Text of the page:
Recently, the Washington Post reported that a phone call conversation took place between President Donald Trump and the Georgia Secretary of State, Brad Raffensperger.

The phone call lasted for an hour, during which Trump demanded Raffensperger to assist him with overturning the election outcome by tallying the votes again in his favor. He also threatened him with a lawsuit, if he does not comply.

A Democrat from the Georgia Election Board asked Raffensperger to probe Trump during the phone call.

Many lawyers termed President’s requests as inadequate in that they go against federal and state laws.

Lawyers, legal scholars, and observers hold the point of view that Trump’s act falls under the 52 U.S Code 20511. According to this law, a person commits a crime if he intentionally tries to influence the outcome of a fair election.

Justin LevittJustin Levitt, a law professor at Loyola Marymount University has stated that the doubt only remains on whether Trump intended to coerce Raffensperger to procure fake votes. Trump seems to be suspicious about the number of votes cast and the number of votes counted.

However, the professor concluded that the president was not requesting a recount of the votes because two recounts have already been conducted in the state, with several judges dismissing Trump’s voter fraud allegations.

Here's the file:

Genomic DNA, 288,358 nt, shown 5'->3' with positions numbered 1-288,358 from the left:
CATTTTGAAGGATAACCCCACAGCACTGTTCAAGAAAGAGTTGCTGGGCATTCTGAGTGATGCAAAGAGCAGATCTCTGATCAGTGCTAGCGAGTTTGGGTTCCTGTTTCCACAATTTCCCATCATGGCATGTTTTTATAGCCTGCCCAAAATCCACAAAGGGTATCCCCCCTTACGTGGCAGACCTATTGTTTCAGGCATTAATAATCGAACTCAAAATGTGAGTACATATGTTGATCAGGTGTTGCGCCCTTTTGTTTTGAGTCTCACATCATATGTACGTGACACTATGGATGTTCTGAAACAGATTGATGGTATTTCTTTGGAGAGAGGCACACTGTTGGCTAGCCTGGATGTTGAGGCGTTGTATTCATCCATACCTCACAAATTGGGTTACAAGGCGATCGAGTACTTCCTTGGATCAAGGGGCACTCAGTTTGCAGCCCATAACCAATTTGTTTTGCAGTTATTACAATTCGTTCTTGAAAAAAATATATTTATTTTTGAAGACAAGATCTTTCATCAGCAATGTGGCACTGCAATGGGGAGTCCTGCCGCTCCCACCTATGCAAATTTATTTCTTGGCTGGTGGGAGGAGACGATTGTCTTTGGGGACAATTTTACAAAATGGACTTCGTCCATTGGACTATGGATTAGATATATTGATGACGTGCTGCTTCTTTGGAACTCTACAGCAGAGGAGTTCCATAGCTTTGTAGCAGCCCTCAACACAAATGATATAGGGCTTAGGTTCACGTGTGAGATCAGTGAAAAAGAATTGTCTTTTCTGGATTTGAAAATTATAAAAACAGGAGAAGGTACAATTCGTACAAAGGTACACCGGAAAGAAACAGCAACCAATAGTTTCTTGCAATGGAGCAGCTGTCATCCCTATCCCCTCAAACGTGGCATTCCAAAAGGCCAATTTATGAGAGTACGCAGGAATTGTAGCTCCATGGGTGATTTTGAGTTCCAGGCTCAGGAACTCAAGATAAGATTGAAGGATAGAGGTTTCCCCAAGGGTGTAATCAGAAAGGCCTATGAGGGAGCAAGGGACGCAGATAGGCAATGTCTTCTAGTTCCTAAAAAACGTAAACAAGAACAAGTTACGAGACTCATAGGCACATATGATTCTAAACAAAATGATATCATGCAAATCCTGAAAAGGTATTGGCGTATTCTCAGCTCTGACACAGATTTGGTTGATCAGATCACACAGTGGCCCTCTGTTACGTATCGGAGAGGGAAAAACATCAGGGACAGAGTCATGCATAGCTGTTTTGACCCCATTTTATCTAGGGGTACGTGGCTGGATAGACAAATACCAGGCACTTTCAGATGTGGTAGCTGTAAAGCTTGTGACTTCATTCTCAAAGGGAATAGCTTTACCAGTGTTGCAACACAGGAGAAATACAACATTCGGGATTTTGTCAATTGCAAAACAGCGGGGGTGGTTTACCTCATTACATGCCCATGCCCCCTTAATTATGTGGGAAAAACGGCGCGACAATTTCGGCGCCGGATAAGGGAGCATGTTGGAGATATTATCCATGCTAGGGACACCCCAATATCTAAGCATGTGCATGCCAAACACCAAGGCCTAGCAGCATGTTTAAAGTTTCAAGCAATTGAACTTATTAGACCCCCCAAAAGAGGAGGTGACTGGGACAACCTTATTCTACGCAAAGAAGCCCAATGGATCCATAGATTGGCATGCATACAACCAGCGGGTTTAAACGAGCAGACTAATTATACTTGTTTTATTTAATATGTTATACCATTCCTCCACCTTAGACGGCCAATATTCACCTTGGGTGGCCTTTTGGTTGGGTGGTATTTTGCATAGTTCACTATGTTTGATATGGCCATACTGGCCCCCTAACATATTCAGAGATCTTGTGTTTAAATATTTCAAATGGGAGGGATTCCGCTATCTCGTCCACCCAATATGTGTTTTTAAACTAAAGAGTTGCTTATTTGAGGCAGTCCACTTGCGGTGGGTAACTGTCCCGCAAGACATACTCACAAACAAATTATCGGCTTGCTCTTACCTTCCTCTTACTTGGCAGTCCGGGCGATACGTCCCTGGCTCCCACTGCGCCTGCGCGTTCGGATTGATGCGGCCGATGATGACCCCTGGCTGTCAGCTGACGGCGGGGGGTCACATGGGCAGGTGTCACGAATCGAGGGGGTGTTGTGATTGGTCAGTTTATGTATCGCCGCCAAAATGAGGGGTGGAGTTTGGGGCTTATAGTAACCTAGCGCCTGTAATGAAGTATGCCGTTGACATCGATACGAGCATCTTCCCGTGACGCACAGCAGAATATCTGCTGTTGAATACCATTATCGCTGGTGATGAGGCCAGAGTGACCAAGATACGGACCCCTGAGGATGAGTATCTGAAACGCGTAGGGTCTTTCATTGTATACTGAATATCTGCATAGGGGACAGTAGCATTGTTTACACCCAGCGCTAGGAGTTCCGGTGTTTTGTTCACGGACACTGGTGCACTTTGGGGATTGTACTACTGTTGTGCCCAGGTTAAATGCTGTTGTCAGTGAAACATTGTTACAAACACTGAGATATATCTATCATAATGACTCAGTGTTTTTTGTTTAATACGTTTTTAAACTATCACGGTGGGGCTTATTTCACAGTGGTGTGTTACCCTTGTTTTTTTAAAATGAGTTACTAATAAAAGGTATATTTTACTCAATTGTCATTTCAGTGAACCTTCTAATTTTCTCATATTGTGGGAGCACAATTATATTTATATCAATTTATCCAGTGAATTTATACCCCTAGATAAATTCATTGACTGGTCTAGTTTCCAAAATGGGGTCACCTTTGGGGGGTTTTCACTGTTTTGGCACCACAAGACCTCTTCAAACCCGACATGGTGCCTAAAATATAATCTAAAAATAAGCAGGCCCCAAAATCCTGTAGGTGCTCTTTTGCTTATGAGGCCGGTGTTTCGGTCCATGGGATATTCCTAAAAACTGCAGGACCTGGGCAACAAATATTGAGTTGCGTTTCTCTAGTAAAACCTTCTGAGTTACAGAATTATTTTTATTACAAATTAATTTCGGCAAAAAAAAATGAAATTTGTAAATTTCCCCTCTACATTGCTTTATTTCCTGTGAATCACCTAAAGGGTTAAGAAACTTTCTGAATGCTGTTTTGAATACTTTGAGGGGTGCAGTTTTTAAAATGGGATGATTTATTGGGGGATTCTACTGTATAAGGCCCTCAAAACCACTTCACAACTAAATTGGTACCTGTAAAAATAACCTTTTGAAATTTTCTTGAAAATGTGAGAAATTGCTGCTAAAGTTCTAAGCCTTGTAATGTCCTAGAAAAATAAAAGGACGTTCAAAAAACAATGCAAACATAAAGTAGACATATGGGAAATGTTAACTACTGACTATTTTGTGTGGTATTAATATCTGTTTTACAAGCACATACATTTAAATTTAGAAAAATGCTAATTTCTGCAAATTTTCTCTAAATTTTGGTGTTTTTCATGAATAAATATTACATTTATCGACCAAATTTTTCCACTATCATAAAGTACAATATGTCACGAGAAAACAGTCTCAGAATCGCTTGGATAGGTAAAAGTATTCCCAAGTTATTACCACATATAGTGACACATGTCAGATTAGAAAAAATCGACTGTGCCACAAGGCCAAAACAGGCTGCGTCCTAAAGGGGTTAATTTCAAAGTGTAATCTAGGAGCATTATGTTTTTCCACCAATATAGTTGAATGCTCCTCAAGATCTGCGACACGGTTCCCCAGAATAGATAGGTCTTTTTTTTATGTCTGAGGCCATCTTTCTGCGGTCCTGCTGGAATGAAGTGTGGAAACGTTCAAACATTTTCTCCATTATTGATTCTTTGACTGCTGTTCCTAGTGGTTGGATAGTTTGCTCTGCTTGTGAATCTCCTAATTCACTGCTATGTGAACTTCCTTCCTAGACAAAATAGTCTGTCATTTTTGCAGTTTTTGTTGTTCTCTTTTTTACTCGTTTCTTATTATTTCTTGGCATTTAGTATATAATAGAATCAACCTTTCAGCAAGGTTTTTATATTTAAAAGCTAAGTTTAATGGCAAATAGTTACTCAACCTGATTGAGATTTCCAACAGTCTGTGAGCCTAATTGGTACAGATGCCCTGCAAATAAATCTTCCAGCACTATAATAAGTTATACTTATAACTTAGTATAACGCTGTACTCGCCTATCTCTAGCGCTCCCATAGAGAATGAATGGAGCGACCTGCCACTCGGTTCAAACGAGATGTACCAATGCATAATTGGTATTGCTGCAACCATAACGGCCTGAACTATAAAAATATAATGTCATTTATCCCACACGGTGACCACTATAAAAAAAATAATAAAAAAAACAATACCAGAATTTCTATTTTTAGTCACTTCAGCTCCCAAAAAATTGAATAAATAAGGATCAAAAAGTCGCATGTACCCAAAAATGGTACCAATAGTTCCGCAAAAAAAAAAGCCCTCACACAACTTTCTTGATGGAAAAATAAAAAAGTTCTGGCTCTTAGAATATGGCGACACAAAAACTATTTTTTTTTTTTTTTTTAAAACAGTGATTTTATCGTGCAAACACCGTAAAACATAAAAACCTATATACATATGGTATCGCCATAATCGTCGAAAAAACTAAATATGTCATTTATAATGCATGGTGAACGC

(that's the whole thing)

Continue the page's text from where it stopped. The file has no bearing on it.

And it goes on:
Many lawyers are involved in a debate as to whether he has violated the law which states that it is a crime to engage in a conspiracy that goes against people employing their civil rights.

Besides this, the President could also be charged with extortion for threatening Raffensperger with legal consequences.

A criminal defense attorney also stated that Trump is violating a Georgia state law that considers encouraging another person to commit election fraud an illicit activity.

Legal scholars have also explained that until Biden’s inauguration it is unlikely that a federal lawsuit could be filed against Trump. A federal prosecutor is also not permitted to charge a President who is not out of office yet, according to the Justice Department.

Since Biden is facing many other issues that require immediate attention, charging Trump may not be a priority.